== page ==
As Statewide Smoking Ban Stalls, Cities Go It Alone

A decision by the Paris City Council in March to ban smoking in public places, including restaurants, angered Brent McKee. A restaurant owner, McKee was thinking about the customers who enjoyed a cigarette or two while nursing their morning coffee.

“I built this with my blood and sweat, and then they come in and they tell me what I can and cannot do?  That upset me,” he said of the ban.

Now, McKee reluctantly acknowledges a change of heart.

“I’m glad it happened, I guess,” he said last week. “Everybody says it smells so much better. It hurts the business in the morning time with the coffee and the smokers, but the rest of the day, everybody who wouldn’t come in here will come in here now.”

Next year, Texas lawmakers will again consider a statewide ban on smoking in public  places. It will be the fifth legislative session in a row in which such a measure has been proposed. More than 100 Texas cities — encompassing nearly half of the state population — have moved on their own, enacting some sort of ban on smoking in public places in an effort to reduce secondhand smoke exposure, according to state records.


“I think eventually Texas is going to pass smoke-free laws,” said Cam Scott, senior director of government relations with Smoke-Free Texas. “It’s just a matter of when.” 

Nationally, 24 states and Washington, D.C., have comprehensive smoking bans, according to the American Nonsmokers’ Rights Foundation. Most cities in Texas with bans have carved out exceptions for certain businesses like bars. Thirty-six cities, including eight of the 10 largest, have comprehensive ordinances that ban smoking in all public workplaces, according to state records. A handful of cities have adjusted their ordinances to include electronic cigarettes.

State Sen. Rodney Ellis, a Houston Democrat who has filed a smoking ban bill ahead of next month’s session, said movement at the local level was encouraging, but a statewide ban remained essential.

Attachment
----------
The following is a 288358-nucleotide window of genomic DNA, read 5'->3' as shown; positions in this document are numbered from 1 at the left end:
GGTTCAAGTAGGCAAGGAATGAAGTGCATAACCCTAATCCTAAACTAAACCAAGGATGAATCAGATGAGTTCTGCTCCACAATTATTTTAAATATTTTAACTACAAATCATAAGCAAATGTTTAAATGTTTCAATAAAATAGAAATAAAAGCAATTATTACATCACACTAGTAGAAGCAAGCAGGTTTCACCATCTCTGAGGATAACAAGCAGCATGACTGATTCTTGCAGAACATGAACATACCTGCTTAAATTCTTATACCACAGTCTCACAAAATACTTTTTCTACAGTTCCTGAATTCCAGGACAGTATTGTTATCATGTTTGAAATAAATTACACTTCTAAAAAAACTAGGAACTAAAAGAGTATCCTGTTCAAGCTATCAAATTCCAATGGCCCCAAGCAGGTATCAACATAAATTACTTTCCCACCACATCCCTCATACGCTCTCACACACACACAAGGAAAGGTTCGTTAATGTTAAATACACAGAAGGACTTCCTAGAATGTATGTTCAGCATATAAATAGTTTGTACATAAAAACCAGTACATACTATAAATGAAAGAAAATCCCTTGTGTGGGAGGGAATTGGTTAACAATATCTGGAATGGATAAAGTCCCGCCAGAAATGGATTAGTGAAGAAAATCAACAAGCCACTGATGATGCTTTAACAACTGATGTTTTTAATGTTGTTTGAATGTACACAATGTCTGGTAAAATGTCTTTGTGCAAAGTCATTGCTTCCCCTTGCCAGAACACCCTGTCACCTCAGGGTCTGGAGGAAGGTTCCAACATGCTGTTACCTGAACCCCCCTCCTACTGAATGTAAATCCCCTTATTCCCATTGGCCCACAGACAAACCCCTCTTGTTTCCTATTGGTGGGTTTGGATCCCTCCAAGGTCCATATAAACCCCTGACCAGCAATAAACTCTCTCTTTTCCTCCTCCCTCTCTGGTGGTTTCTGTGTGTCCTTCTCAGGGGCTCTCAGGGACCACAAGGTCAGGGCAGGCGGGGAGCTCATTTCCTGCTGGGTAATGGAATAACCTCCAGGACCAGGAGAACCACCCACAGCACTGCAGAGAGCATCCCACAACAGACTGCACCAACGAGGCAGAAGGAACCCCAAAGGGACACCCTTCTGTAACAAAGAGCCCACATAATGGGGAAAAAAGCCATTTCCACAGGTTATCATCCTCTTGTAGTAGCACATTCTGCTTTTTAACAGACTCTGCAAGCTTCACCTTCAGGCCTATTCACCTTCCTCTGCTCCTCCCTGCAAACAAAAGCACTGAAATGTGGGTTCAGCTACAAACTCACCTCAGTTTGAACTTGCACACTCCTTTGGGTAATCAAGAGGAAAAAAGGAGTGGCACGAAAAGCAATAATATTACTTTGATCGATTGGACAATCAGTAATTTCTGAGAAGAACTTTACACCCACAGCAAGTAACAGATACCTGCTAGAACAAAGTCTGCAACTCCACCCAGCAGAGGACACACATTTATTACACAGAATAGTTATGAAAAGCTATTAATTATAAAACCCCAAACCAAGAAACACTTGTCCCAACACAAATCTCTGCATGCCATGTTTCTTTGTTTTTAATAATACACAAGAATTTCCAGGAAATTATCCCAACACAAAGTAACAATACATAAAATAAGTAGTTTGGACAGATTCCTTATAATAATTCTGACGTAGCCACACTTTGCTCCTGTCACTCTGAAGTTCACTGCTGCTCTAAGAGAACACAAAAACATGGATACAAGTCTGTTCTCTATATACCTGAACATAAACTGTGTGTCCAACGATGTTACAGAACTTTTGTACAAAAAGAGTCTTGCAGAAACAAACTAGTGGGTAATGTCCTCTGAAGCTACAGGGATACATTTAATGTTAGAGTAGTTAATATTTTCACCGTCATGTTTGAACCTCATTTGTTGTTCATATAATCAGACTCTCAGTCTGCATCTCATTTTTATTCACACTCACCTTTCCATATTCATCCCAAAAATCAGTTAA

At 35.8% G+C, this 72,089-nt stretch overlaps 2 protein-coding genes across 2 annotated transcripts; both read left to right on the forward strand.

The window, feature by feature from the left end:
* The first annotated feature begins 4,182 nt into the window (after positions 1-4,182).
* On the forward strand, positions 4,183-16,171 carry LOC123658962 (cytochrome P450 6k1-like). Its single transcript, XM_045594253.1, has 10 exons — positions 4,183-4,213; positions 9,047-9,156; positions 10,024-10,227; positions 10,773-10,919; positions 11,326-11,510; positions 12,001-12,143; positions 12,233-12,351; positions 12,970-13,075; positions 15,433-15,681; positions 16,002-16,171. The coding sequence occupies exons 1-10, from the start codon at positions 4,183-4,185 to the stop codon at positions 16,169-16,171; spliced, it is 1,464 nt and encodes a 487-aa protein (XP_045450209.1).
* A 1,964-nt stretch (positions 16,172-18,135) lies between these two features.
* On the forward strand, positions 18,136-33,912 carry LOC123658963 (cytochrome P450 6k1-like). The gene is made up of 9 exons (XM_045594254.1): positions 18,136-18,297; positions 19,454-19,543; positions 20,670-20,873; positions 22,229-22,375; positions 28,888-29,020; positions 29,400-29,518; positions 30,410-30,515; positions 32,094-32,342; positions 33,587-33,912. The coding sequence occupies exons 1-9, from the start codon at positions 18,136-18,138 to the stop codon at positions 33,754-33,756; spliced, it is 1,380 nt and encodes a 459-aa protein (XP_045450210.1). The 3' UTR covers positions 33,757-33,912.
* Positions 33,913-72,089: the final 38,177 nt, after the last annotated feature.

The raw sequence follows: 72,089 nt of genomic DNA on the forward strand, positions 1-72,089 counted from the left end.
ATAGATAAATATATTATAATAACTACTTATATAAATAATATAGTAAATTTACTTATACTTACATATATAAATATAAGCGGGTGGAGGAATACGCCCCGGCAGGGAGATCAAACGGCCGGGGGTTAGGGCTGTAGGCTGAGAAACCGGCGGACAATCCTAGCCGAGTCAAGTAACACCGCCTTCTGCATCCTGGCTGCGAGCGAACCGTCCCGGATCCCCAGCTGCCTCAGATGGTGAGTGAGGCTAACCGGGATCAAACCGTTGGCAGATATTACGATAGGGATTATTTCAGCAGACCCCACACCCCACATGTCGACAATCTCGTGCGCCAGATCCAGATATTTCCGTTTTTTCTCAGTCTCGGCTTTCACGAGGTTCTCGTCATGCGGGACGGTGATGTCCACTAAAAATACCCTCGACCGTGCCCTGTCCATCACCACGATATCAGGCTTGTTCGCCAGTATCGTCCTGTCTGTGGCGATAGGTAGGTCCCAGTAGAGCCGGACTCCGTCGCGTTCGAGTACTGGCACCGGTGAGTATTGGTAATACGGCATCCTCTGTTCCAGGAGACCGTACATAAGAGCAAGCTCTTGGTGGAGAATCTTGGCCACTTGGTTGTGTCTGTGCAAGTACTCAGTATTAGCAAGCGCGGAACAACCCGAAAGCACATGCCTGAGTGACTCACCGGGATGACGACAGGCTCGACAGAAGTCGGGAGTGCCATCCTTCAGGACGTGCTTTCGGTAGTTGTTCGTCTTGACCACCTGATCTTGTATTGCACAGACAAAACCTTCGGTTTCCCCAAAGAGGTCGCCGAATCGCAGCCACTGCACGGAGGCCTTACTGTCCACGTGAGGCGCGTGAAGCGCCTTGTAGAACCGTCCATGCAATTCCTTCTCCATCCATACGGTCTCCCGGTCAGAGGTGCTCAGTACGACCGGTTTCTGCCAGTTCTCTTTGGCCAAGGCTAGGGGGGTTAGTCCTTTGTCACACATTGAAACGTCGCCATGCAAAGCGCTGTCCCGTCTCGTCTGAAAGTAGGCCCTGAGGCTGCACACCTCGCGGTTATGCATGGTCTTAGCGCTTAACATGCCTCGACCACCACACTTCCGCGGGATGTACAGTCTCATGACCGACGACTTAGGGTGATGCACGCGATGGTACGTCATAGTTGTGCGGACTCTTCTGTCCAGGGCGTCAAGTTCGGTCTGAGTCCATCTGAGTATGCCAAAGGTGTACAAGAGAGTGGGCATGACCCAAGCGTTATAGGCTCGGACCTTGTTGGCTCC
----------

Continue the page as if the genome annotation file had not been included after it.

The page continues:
“Without a statewide smoke-free law, 23 percent of Texans will remain unprotected from secondhand smoke exposure,” Ellis said. “These Texans live in unincorporated cities or rural areas where no entity exists to pass or enforce this type of legislation.”

When Fort Worth approved a smoking ban in 2007, state Rep. Charlie Geren, a Republican, opposed it as both a legislator and as the owner of Railhead Smokehouse, a barbecue restaurant. Like many other critics of such bans, Geren said he views the Fort Worth ordinance as an infringement on his rights as a private property owner.

“If I want to allow smoking, I should be able to allow it,” Geren said. “It’s my restaurant.”

Geren also expressed frustration that the Fort Worth ban carved out exceptions for bars and bingo halls, which made it easier for those businesses to compete.

“I would have been more comfortable with it if it were a true ban,” Geren said.

The Texas Restaurant Association supports a statewide ban, citing the current confusion for restaurant owners dealing with a “whole hodgepodge of different laws,” said Kenneth Besserman, the association’s general counsel.

Yet a statewide ban remains unlikely to pass next year, as a large contingent of state lawmakers view it as unnecessary government intrusion, Scott, of Smoke-Free Texas, said.

“We intend to convince the Legislature, but we recognize it may not happen this session,” Scott said. “We realize we need to continue building momentum at the local level.”

Disclosure: Smoke-Free Texas was a corporate sponsor of The Texas Tribune in 2011. A complete list of Tribune donors and sponsors can be viewed here.


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